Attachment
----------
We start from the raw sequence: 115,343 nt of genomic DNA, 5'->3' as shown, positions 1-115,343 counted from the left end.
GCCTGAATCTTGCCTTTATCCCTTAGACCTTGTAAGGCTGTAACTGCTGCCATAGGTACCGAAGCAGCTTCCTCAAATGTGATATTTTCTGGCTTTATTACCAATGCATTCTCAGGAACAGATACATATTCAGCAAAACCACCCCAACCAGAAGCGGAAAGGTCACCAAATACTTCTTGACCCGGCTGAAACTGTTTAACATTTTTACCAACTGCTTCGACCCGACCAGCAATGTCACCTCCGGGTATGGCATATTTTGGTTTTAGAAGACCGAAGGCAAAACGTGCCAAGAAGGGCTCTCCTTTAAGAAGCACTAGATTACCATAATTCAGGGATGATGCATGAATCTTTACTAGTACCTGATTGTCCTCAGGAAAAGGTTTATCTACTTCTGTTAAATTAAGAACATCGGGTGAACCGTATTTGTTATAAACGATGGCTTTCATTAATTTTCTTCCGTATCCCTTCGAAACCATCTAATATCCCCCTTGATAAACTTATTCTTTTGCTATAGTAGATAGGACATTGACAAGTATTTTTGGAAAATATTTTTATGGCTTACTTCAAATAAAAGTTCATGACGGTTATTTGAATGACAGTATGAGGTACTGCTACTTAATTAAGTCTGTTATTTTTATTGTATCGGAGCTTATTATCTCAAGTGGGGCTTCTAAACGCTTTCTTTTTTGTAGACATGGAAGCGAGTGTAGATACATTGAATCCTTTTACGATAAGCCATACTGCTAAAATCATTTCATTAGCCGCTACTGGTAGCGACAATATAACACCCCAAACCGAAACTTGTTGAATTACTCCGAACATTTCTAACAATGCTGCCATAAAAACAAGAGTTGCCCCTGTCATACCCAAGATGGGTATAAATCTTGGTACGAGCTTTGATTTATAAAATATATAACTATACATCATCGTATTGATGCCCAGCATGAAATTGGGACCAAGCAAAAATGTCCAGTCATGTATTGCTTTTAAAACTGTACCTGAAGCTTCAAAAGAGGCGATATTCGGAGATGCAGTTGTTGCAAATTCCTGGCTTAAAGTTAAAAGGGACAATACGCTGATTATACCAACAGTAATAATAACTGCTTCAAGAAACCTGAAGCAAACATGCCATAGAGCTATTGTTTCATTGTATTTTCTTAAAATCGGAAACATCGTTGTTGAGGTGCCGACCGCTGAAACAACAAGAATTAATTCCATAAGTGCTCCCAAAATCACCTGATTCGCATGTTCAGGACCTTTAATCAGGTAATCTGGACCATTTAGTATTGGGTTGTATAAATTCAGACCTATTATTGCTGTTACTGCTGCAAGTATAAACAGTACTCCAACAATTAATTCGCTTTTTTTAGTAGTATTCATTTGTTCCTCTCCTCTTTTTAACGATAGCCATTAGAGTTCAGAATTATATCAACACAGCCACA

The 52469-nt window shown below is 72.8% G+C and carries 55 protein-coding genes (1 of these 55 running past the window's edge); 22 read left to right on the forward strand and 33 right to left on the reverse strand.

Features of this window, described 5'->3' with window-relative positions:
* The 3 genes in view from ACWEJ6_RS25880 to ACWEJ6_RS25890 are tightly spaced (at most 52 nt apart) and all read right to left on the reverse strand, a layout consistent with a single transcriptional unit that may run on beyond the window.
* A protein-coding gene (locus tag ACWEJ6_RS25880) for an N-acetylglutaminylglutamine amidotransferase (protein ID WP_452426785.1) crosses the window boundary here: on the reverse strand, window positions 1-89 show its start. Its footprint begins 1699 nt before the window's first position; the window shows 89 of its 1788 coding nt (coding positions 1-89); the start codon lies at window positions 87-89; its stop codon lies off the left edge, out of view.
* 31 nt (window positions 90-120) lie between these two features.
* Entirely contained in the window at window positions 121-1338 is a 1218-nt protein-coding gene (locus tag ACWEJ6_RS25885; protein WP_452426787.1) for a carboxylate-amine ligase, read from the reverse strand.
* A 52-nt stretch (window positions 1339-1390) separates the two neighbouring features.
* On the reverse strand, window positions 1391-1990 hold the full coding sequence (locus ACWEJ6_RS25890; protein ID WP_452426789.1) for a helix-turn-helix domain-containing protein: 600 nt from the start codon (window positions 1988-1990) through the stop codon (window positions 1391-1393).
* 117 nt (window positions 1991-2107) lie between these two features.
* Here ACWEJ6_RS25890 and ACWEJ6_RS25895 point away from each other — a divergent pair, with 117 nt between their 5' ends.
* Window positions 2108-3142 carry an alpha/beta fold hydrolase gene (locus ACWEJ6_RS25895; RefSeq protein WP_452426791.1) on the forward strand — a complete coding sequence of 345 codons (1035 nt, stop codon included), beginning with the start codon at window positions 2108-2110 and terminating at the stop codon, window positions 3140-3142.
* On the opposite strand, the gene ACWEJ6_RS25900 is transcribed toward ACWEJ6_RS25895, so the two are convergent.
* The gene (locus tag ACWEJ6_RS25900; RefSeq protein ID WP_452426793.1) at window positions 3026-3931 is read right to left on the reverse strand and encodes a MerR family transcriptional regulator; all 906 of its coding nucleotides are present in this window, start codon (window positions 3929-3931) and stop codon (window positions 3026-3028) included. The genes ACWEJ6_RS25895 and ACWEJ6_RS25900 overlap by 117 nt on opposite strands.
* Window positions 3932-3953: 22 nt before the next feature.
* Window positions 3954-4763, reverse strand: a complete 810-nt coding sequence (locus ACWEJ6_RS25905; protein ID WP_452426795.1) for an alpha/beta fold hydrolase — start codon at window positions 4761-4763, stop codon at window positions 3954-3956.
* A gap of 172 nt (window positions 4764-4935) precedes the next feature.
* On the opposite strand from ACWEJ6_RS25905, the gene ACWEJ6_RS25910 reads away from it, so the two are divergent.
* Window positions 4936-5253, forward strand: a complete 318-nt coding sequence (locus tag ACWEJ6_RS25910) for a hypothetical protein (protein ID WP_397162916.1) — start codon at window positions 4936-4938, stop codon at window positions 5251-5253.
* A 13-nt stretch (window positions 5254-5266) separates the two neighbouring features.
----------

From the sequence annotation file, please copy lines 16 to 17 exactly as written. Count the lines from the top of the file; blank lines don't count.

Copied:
* Window positions 3932-3953: 22 nt before the next feature.
* Window positions 3954-4763, reverse strand: a complete 810-nt coding sequence (locus ACWEJ6_RS25905; protein ID WP_452426795.1) for an alpha/beta fold hydrolase — start codon at window positions 4761-4763, stop codon at window positions 3954-3956.